YouTuber Caspar Lee Shines A Light On Growing Up With Tourette’s Syndrome In New Video

In his latest video, British YouTuber Caspar Lee took the time to shine a light on a disease many know little about. Lee gathered a group of young sufferers of Tourette’s and candidly discussed the what it’s like growing up with the syndrome. Caspar and his guests discuss what it’s like growing up with ticks and how to live a normal life with Tourette’s, touching on the aspects of the disorder that aren’t often talked about outwardly.

Not only are the one-on-one interviews lighthearted, they’re informative, showing what everyday life is like for people with Tourette’s. Caspar explains that he was six-years-old when he first discovered he had Tourette’s, which he has in common with one of his delightful guests, Thomas. 

The interviewees start off talking about the first time they realized they had Tourette’s. Their experiences were similar, though each described a different tick. For Caspar and another guest, it was a pig snort. Another teen describes scrunching her eyes and tensing parts of her body. 

Caspar approaches the subject of Tourette’s by keeping the tone light and fun, hoping to educate without dramatics. This wasn’t the first time the YouTuber addressed Tourette’s on his channel. In an April 2017 video, Caspar opened up about his life with Tourette’s through an animated short. In it, and again in the more recent interviews, he describes Tourette’s as an “itch that just wouldn’t go away.”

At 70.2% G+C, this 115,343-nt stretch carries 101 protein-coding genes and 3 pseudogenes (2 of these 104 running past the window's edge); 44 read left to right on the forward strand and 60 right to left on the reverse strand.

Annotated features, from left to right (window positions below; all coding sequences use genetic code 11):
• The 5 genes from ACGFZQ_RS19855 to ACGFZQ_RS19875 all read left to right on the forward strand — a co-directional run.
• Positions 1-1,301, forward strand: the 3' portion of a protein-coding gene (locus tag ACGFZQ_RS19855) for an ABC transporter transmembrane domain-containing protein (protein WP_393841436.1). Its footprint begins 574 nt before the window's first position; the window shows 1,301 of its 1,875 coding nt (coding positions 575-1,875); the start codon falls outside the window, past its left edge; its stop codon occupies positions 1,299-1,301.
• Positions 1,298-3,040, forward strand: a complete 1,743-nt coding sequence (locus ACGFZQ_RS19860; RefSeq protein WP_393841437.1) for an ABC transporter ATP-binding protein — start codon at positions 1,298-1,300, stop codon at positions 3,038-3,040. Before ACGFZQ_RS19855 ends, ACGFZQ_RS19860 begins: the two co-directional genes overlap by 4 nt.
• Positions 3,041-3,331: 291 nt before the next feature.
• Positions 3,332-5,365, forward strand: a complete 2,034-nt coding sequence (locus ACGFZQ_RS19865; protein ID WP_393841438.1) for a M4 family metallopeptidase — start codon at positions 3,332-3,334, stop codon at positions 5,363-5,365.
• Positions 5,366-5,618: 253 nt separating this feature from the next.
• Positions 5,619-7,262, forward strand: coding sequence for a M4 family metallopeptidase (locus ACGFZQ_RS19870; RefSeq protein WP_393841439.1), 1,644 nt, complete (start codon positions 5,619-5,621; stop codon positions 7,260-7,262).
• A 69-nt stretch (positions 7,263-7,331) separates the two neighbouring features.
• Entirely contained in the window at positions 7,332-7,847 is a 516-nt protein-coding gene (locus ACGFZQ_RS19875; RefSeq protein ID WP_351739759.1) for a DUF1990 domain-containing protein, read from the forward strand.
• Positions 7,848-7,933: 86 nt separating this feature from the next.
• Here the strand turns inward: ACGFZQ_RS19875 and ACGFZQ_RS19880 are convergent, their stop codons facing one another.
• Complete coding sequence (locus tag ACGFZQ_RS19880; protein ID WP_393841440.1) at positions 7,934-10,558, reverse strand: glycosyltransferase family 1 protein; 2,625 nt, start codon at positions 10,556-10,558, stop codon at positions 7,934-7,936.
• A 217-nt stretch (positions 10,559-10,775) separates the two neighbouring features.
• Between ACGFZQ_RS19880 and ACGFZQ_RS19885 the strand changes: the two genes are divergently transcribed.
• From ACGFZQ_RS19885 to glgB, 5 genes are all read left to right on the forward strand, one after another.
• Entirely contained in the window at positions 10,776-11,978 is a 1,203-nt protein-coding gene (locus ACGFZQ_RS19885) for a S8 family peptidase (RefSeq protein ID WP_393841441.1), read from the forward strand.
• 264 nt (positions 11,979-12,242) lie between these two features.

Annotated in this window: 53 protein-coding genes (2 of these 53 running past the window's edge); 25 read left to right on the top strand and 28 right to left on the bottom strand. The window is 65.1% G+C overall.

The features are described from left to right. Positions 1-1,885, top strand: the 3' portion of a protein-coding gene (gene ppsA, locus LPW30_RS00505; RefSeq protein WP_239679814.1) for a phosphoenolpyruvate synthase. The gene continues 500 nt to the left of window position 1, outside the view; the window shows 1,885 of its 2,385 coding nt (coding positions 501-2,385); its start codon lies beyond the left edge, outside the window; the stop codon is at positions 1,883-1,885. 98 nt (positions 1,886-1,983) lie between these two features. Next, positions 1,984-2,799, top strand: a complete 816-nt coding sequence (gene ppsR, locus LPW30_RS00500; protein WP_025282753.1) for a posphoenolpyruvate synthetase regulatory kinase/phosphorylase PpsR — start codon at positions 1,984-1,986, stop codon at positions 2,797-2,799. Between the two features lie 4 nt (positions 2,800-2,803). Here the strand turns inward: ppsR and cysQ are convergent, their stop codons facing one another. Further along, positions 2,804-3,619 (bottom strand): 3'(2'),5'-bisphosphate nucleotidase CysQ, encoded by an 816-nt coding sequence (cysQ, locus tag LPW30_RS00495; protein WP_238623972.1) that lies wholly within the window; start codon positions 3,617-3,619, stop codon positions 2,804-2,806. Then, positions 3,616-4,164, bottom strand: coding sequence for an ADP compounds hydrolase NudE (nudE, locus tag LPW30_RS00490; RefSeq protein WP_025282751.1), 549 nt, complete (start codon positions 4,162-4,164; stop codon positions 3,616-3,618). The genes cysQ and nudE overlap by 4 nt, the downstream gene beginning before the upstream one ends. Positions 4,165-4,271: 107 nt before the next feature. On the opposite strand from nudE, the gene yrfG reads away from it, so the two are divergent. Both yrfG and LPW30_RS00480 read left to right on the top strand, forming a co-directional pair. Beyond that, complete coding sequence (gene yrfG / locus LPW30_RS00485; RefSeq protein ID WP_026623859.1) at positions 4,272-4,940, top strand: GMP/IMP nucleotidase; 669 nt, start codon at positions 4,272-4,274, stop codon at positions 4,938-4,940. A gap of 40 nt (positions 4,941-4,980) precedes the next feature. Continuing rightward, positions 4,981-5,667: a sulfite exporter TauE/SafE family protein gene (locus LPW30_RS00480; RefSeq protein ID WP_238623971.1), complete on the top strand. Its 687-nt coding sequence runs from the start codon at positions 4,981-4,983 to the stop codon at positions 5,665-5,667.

As expected, the response to Caspar’s video has been largely positive, with some thanking him for allowing his guests the chance to tell their story. 

Though the video was specifically about Tourette’s, sufferers of other disorders, like Asperger’s, felt they could relate to the stories being told.

Since the video breaks down the basics of Tourette’s, it even helped at least one Twitter user realize that they may be living with “tick syndrome” and inspired others to come out with their experience.

Caspar’s video is an inspiration to those with Tourette’s and informative to people with little knowledge about it. According to the video description, proceeds generated from views will be donated to Tourette’s Action.

H/T: Twitter, YouTube